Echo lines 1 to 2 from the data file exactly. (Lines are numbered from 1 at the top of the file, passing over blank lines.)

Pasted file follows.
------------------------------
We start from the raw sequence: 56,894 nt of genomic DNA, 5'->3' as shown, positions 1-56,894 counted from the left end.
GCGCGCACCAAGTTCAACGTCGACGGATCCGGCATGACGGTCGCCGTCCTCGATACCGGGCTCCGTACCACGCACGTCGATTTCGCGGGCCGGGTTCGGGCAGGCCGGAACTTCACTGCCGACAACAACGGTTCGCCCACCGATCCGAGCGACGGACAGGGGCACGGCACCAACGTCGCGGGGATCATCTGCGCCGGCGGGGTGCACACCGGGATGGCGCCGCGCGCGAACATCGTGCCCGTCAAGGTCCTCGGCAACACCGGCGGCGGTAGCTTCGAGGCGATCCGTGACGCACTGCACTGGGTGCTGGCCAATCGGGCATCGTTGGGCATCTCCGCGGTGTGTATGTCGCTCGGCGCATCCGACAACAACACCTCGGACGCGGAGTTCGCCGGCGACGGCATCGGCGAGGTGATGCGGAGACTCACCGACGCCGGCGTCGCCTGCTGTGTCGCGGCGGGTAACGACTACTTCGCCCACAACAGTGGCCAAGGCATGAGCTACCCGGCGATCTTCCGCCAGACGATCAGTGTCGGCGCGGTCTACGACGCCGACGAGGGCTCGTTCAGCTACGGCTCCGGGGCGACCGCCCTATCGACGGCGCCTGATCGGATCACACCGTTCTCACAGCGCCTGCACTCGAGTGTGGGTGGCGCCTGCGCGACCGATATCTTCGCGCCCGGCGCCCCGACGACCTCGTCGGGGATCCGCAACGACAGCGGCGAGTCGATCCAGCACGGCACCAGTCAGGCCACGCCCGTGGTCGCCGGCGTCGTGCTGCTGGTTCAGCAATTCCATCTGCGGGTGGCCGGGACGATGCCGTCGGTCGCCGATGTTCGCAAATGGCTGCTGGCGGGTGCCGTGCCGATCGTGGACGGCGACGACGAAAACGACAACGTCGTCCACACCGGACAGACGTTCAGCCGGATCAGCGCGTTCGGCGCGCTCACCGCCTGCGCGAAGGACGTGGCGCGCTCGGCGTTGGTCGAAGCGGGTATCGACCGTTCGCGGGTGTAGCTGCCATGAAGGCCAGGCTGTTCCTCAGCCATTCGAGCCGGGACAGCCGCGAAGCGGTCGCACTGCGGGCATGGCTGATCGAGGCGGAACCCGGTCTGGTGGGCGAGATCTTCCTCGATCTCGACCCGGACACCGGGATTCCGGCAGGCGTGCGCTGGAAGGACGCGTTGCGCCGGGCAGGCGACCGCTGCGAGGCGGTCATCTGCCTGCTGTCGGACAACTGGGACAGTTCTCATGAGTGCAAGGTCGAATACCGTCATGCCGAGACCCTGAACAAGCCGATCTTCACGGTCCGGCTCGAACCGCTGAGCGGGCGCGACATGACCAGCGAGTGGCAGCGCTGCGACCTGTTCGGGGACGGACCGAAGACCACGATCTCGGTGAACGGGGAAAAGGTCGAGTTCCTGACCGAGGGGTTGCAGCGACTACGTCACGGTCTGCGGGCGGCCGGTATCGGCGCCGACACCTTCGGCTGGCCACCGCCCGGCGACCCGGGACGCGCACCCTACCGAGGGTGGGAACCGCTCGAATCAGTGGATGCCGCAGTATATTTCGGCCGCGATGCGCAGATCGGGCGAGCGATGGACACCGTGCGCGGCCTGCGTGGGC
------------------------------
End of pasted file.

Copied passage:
We start from the raw sequence: 56,894 nt of genomic DNA, 5'->3' as shown, positions 1-56,894 counted from the left end.
GCGCGCACCAAGTTCAACGTCGACGGATCCGGCATGACGGTCGCCGTCCTCGATACCGGGCTCCGTACCACGCACGTCGATTTCGCGGGCCGGGTTCGGGCAGGCCGGAACTTCACTGCCGACAACAACGGTTCGCCCACCGATCCGAGCGACGGACAGGGGCACGGCACCAACGTCGCGGGGATCATCTGCGCCGGCGGGGTGCACACCGGGATGGCGCCGCGCGCGAACATCGTGCCCGTCAAGGTCCTCGGCAACACCGGCGGCGGTAGCTTCGAGGCGATCCGTGACGCACTGCACTGGGTGCTGGCCAATCGGGCATCGTTGGGCATCTCCGCGGTGTGTATGTCGCTCGGCGCATCCGACAACAACACCTCGGACGCGGAGTTCGCCGGCGACGGCATCGGCGAGGTGATGCGGAGACTCACCGACGCCGGCGTCGCCTGCTGTGTCGCGGCGGGTAACGACTACTTCGCCCACAACAGTGGCCAAGGCATGAGCTACCCGGCGATCTTCCGCCAGACGATCAGTGTCGGCGCGGTCTACGACGCCGACGAGGGCTCGTTCAGCTACGGCTCCGGGGCGACCGCCCTATCGACGGCGCCTGATCGGATCACACCGTTCTCACAGCGCCTGCACTCGAGTGTGGGTGGCGCCTGCGCGACCGATATCTTCGCGCCCGGCGCCCCGACGACCTCGTCGGGGATCCGCAACGACAGCGGCGAGTCGATCCAGCACGGCACCAGTCAGGCCACGCCCGTGGTCGCCGGCGTCGTGCTGCTGGTTCAGCAATTCCATCTGCGGGTGGCCGGGACGATGCCGTCGGTCGCCGATGTTCGCAAATGGCTGCTGGCGGGTGCCGTGCCGATCGTGGACGGCGACGACGAAAACGACAACGTCGTCCACACCGGACAGACGTTCAGCCGGATCAGCGCGTTCGGCGCGCTCACCGCCTGCGCGAAGGACGTGGCGCGCTCGGCGTTGGTCGAAGCGGGTATCGACCGTTCGCGGGTGTAGCTGCCATGAAGGCCAGGCTGTTCCTCAGCCATTCGAGCCGGGACAGCCGCGAAGCGGTCGCACTGCGGGCATGGCTGATCGAGGCGGAACCCGGTCTGGTGGGCGAGATCTTCCTCGATCTCGACCCGGACACCGGGATTCCGGCAGGCGTGCGCTGGAAGGACGCGTTGCGCCGGGCAGGCGACCGCTGCGAGGCGGTCATCTGCCTGCTGTCGGACAACTGGGACAGTTCTCATGAGTGCAAGGTCGAATACCGTCATGCCGAGACCCTGAACAAGCCGATCTTCACGGTCCGGCTCGAACCGCTGAGCGGGCGCGACATGACCAGCGAGTGGCAGCGCTGCGACCTGTTCGGGGACGGACCGAAGACCACGATCTCGGTGAACGGGGAAAAGGTCGAGTTCCTGACCGAGGGGTTGCAGCGACTACGTCACGGTCTGCGGGCGGCCGGTATCGGCGCCGACACCTTCGGCTGGCCACCGCCCGGCGACCCGGGACGCGCACCCTACCGAGGGTGGGAACCGCTCGAATCAGTGGATGCCGCAGTATATTTCGGCCGCGATGCGCAGATCGGGCGAGCGATGGACACCGTGCGCGGCCTGCGTGGGC